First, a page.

Creating a better malaria vaccine. Kenyan immunologist Faith Osier is another TED Fellow engaged in the fight against lethal diseases. Her foe: malaria. Every year, there are 200 million cases of malaria in Africa alone, and 500,000 of them result in death. But despite dramatic advances in technology that have revealed how complex the parasite behind the disease is, “the vaccines we have made to date are simply not good enough,” says Osier, a researcher at the Heidelberg University Hospital in Germany and founder of the South-South Malaria Antigen Research ParTnership network. She is trying to make a more effective vaccine by studying the antibody response of people who acquire immunity to the disease; in particular, she wants to understand how the proteins in a successful immune response interact with and kill the parasite. “Just like we can now see the parasite in greater definition, my team and I are focused on understanding how our bodies overcome this complexity,” says Osier.
Confronting a painful history through art. Paul Rucker (remember him?) is a multidisciplinary artist — the first artist-in-residence at the National Museum of African-American Culture, in fact — and a collector. But unlike most collectors, he accumulates artifacts without any positive connotations for him; his objects of choice are associated with America’s history of slavery. Having amassed everything from branding irons to postcards depicting lynchings, he decided — in the midst of researching the Ku Klux Klan — that he really needed to acquire a Klan robe. But “I couldn’t find the quality I was looking for,” he wryly says. “So, as a Black man in America, I decided I had no choice but to make the best-quality Klan robes.” Since 2015, the Baltimore-based artist has made 75 of these garments in non-traditional fabrics like denim, satin and kente cloth and in sizes that range from toddler to adult. Each one represents a reflection on the insidious nature of systemic racism. “I made this one in camouflage as a way to talk about the stealth aspect of racism,” Rucker says of one robe that he displays to the audience. “It blends in with its surroundings and is kept safe because it can hide.” The act of sewing these robes has proved to be cathartic for their maker. “I realized after making so many robes that they had lost their power over me,” he says. “If we can confront these objects of our history, we can diminish the power they hold over all of us.”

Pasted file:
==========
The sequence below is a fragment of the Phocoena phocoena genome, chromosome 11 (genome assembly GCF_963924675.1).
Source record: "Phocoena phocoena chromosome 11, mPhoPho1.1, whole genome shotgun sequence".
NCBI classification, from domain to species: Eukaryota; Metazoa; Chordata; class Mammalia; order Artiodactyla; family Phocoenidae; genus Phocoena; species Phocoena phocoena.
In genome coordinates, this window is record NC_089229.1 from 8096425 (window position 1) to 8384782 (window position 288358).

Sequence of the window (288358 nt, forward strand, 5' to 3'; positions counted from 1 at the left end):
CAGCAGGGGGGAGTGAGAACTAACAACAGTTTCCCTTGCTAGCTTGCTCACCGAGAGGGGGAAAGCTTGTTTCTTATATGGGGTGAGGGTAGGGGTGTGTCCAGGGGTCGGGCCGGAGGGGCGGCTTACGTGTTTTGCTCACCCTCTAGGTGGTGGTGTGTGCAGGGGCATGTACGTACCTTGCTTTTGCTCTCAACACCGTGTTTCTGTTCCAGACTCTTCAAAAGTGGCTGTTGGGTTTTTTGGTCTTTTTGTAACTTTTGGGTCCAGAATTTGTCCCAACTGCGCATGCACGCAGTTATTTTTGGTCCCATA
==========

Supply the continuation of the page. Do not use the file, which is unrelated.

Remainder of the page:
Shared knowledge can benefit humans and animals. A veterinarian, conservationist and director of the Marine Mammal Center in Hawaii, Claire Simeone calls for opening our minds to a new kind of learning: between humans and animals. Simeone has coined the term “zoognosis” to define this spread of knowledge. In one example of human-to-animal zoognosis, a combination of antibiotics and a human-intended medical gel were used by the vet to treat Carmella, a sea lion with a nasty eye ulcer. Similarly, in animal-to-animal zoognosis, humans can take the information gained from studying certain animals and apply it to other species. And, yes, animal knowledge can also be used to help humans. Sea lions, for instance, can warn us of ocean climate change if we’re willing to listen, according to Simeone. These mammals suffer seizures from algae bloom toxins, typically before the poison can be detected in water samples. As our oceans warm, the blooms are becoming more frequent. “Our health and the health of our oceans rests on us understanding the importance of sharing this zoognosis,” she concludes. “We must know our fauna to know ourselves.”